The University of Massachusetts Amherst

Four Months in Havana: Make That Two

The author in front of the University of Havana

This past week my program in Cuba was canceled, and in less than 5 days I was on a plane back to the States with a mask my housemate had given me. While it’s disorientating being back so abruptly, the confusion of my switch in location and plans has been overshadowed in every way by the bombardment of news about our pandemic. Now I’m focusing on continuing the education I started, playing my small role in this chaos, and reflecting on what I gained from my two months in Cuba. I spent the last week of my time in Havana trying to say goodbye to my friends and enjoying the parts of the city I had grown to love. One of the silver linings of this situation is this week I had to appreciate just how much I’ve enjoyed this city and the wonderful connections that I made there. I got slightly sick from something I ate, and my gift shopping was therefore carried out from a slightly delirious state of mind, but it passed quickly and I had some really nice moments with friends saying goodbye and hanging out along the Malecón.

Photo taken by the author in Old Havana

For a lot of study abroad students, the decision to return or not had two main factors: the stance of your home university and that of your program. For example, while UMass was not calling me back yet, once my program decided to cancel the semester, I could not stay for a number of reasons, including housing, visa, funding, and border concerns. For other students, before IFSA decided to recall its students, their universities were telling them they had to return with no exceptions. This was getting complicated because some students were signing waivers accepting the consequences of refusing their universities advice, and others were facing the possibility of losing a semesters’ worth of work if they did the same. All of whom have since returned after being faced with the pressure of closing borders.

For now it looks like I will get half credit for my classes at the University of Havana as long as I turn in the final papers for our classes. IFSA Butler has offered online classes through their Argentina program to make up the rest of the credits, but I'm hoping to stay in touch with my professors from Cuba. As a result of the change in classes, which is the only option for us given the internet challenges in Cuba, the education I had started feels premature. However, my professors in Cuba gave me enough reading to continue work on my own for a long time, partially because reading in Spanish takes me an incredible amount of time and energy, and I can continue to stay in touch with them through email. 

In terms of the situation with the virus in Cuba when I left, there were newspaper articles like the one below about COVID-19 and advertisements on TV about precautionary measures to take, and all my peers at the university had a meeting debriefing the situation the day before I left. Things still felt generally calm and masks were just starting to pop up around Havana. My friends recently told me that classes in Cuba were suspended until the end of April, and they’re trying to find a way to move forward given the internet challenges.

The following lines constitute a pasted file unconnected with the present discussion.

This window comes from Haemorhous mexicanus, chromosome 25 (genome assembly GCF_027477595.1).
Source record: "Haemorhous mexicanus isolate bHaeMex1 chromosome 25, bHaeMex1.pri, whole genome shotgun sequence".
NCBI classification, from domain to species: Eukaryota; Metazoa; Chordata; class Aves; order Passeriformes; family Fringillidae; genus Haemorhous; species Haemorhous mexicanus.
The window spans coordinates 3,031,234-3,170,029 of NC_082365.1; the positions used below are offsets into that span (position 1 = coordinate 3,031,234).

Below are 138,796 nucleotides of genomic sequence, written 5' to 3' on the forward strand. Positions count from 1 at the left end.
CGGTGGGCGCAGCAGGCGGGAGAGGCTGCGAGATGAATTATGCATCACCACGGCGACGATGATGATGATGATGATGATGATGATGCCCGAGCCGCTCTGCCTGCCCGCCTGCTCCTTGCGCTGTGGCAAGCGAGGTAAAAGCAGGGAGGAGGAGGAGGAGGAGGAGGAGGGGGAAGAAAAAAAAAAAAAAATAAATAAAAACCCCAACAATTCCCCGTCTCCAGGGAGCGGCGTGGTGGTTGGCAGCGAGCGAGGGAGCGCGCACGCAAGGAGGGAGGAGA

Copy of Cuban newspaper "Gramna" from March 18th 2020 that the Author bought in Cuba

To get internet in Cuba, you have one of two options: public WiFi cards or data. A WiFi card costs one CUC (one dollar) per hour and you can only use it in a WiFi hotspot, which is largely only available in WiFi (public) parks or in hotels. You can buy data through your phone and pay by GB. This becomes very expensive for a lot of people. Therefore, as the university weighs options for submitting homework and assignments online, it has to consider that a lot of students can’t afford data and won’t receive any messages at home if they are confined to their houses. This is going to make important assignments and events—like theses and graduation—very difficult. I can only imagine how lack of connection complicates mental health challenges and difficult home situations for Cubans trapped at home without internet access.

Some articles that discuss Cuba's position in the COVID-19 crisis:

Spanish Words:

#YoMeQuedoEnCasa (yo me quedo en casa):

The equivalent of saying, “I’m staying in the house” or "I'm staying inside," which I heard a lot of artists and famous people are using on Twitter to encourage people to stay inside. One of my professors signed an email with this line. 


This means take care of yourself or just take care (I'm not sure which is more accurate).